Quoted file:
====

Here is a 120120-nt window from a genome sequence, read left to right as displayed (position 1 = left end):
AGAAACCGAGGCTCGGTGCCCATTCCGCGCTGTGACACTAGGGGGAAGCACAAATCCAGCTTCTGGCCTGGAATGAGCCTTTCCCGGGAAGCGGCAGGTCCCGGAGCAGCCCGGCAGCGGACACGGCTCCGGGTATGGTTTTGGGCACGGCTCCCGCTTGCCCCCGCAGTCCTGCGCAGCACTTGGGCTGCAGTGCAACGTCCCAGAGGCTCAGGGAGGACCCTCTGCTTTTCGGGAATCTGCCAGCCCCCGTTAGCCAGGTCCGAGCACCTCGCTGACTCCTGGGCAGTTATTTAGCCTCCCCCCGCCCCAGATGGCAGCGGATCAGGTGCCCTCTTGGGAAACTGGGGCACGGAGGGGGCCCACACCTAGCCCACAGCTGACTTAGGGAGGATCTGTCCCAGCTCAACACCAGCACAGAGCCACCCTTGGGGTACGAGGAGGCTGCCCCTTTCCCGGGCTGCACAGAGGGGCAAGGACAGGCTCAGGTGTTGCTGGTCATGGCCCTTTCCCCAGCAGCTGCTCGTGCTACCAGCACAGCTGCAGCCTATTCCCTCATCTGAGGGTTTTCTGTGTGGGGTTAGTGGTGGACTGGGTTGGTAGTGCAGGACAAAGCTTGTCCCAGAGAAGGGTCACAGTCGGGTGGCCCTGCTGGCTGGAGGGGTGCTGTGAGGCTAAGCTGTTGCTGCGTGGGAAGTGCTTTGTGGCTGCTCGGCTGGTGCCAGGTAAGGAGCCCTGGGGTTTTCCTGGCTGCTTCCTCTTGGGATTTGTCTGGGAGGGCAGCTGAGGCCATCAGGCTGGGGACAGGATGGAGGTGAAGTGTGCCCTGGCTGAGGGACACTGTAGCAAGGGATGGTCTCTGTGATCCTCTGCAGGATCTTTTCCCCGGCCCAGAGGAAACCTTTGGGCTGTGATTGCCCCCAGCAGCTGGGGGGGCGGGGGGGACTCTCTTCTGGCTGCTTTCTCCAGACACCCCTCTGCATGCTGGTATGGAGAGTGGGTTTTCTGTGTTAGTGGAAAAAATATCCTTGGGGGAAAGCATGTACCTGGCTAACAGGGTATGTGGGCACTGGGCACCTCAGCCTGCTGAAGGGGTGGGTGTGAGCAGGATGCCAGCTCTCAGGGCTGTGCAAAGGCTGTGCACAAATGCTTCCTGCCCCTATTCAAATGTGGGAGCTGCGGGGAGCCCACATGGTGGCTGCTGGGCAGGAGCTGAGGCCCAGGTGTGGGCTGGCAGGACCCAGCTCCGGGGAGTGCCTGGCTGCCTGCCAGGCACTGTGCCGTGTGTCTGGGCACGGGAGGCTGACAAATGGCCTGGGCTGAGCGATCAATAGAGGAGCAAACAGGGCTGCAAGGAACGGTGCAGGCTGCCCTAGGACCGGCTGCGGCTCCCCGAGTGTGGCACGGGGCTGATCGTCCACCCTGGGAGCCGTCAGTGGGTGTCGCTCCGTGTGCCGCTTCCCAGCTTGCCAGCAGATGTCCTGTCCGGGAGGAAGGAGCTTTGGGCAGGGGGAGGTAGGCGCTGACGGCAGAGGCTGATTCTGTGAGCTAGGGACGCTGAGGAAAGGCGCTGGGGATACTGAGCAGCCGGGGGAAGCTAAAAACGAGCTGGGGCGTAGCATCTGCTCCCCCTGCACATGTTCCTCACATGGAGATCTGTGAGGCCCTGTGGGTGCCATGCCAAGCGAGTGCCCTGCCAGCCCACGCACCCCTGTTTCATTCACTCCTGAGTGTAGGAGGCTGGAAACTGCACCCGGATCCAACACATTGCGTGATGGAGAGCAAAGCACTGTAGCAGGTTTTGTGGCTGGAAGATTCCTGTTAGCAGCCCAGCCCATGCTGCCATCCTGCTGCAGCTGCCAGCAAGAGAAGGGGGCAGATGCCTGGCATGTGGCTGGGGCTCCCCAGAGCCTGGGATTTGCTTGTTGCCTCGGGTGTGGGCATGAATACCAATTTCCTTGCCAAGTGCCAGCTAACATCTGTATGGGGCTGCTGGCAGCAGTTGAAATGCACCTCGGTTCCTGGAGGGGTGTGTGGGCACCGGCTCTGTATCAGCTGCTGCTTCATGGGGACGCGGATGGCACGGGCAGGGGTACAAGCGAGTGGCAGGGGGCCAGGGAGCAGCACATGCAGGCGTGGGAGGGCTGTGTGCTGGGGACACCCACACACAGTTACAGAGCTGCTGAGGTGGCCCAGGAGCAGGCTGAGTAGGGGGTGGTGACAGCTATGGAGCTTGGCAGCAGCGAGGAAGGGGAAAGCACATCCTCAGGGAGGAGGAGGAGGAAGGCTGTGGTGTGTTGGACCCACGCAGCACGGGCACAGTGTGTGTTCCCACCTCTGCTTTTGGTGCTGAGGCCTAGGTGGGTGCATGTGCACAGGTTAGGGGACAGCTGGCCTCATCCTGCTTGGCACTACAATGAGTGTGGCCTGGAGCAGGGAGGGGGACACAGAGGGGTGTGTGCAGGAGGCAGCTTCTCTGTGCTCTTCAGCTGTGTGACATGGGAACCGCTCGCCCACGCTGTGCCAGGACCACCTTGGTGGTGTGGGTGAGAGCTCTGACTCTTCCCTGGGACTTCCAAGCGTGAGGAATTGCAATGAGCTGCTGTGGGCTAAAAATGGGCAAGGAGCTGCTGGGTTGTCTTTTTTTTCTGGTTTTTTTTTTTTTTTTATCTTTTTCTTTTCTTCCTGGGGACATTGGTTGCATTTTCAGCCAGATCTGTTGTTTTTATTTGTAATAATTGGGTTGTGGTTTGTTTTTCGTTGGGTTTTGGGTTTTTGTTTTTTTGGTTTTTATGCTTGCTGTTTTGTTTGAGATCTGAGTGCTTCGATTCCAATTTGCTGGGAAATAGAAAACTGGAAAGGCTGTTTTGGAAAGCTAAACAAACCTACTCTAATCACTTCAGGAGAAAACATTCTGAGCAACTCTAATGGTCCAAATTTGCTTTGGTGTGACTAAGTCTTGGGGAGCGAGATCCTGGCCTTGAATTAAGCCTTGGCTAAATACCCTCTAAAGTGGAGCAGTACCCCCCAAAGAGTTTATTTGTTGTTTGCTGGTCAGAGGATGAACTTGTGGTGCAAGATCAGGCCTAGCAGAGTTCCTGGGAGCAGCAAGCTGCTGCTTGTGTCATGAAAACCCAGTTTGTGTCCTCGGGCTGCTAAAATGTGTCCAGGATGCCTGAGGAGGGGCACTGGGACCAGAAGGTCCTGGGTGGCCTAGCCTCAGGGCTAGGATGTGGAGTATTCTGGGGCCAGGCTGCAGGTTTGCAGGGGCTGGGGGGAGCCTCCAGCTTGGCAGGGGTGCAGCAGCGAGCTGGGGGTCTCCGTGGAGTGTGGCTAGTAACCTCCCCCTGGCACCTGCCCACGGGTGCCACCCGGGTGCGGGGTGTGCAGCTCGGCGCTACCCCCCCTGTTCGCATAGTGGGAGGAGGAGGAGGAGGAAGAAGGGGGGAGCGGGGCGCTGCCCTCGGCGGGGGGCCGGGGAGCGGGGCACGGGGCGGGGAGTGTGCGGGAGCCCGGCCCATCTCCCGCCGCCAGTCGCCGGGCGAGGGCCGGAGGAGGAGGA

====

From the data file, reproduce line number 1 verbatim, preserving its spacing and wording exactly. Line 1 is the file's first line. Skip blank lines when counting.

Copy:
Here is a 120120-nt window from a genome sequence, read left to right as displayed (position 1 = left end):